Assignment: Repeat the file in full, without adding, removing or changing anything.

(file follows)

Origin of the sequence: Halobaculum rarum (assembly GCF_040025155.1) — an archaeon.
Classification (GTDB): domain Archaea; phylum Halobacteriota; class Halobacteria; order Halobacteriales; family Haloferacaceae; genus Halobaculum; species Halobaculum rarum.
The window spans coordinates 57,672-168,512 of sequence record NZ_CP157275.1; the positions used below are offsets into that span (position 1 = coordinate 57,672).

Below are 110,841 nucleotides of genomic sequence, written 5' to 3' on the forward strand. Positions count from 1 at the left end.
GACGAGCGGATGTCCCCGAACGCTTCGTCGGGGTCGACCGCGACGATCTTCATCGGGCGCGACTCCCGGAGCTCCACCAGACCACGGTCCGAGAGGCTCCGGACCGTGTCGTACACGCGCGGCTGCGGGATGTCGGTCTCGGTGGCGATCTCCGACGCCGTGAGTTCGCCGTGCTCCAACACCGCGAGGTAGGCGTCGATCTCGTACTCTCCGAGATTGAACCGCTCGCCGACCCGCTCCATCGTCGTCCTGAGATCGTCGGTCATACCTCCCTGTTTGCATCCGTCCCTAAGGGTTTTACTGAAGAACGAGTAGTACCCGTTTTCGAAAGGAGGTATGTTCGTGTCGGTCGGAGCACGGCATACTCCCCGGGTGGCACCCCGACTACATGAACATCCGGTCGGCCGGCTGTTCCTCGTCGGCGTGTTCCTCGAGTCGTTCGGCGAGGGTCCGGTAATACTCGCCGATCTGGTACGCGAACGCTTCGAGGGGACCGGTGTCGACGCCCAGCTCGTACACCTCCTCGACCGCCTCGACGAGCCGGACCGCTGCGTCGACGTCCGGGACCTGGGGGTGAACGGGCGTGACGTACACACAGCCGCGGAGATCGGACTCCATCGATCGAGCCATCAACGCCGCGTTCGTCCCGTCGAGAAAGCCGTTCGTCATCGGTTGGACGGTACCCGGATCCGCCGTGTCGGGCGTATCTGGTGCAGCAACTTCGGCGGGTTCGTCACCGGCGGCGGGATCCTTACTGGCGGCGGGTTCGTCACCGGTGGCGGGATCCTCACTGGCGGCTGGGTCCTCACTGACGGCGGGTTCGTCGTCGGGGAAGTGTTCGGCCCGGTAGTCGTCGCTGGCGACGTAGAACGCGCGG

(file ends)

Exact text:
Origin of the sequence: Halobaculum rarum (assembly GCF_040025155.1) — an archaeon.
Classification (GTDB): domain Archaea; phylum Halobacteriota; class Halobacteria; order Halobacteriales; family Haloferacaceae; genus Halobaculum; species Halobaculum rarum.
The window spans coordinates 57,672-168,512 of sequence record NZ_CP157275.1; the positions used below are offsets into that span (position 1 = coordinate 57,672).

Below are 110,841 nucleotides of genomic sequence, written 5' to 3' on the forward strand. Positions count from 1 at the left end.
GACGAGCGGATGTCCCCGAACGCTTCGTCGGGGTCGACCGCGACGATCTTCATCGGGCGCGACTCCCGGAGCTCCACCAGACCACGGTCCGAGAGGCTCCGGACCGTGTCGTACACGCGCGGCTGCGGGATGTCGGTCTCGGTGGCGATCTCCGACGCCGTGAGTTCGCCGTGCTCCAACACCGCGAGGTAGGCGTCGATCTCGTACTCTCCGAGATTGAACCGCTCGCCGACCCGCTCCATCGTCGTCCTGAGATCGTCGGTCATACCTCCCTGTTTGCATCCGTCCCTAAGGGTTTTACTGAAGAACGAGTAGTACCCGTTTTCGAAAGGAGGTATGTTCGTGTCGGTCGGAGCACGGCATACTCCCCGGGTGGCACCCCGACTACATGAACATCCGGTCGGCCGGCTGTTCCTCGTCGGCGTGTTCCTCGAGTCGTTCGGCGAGGGTCCGGTAATACTCGCCGATCTGGTACGCGAACGCTTCGAGGGGACCGGTGTCGACGCCCAGCTCGTACACCTCCTCGACCGCCTCGACGAGCCGGACCGCTGCGTCGACGTCCGGGACCTGGGGGTGAACGGGCGTGACGTACACACAGCCGCGGAGATCGGACTCCATCGATCGAGCCATCAACGCCGCGTTCGTCCCGTCGAGAAAGCCGTTCGTCATCGGTTGGACGGTACCCGGATCCGCCGTGTCGGGCGTATCTGGTGCAGCAACTTCGGCGGGTTCGTCACCGGCGGCGGGATCCTTACTGGCGGCGGGTTCGTCACCGGTGGCGGGATCCTCACTGGCGGCTGGGTCCTCACTGACGGCGGGTTCGTCGTCGGGGAAGTGTTCGGCCCGGTAGTCGTCGCTGGCGACGTAGAACGCGCGG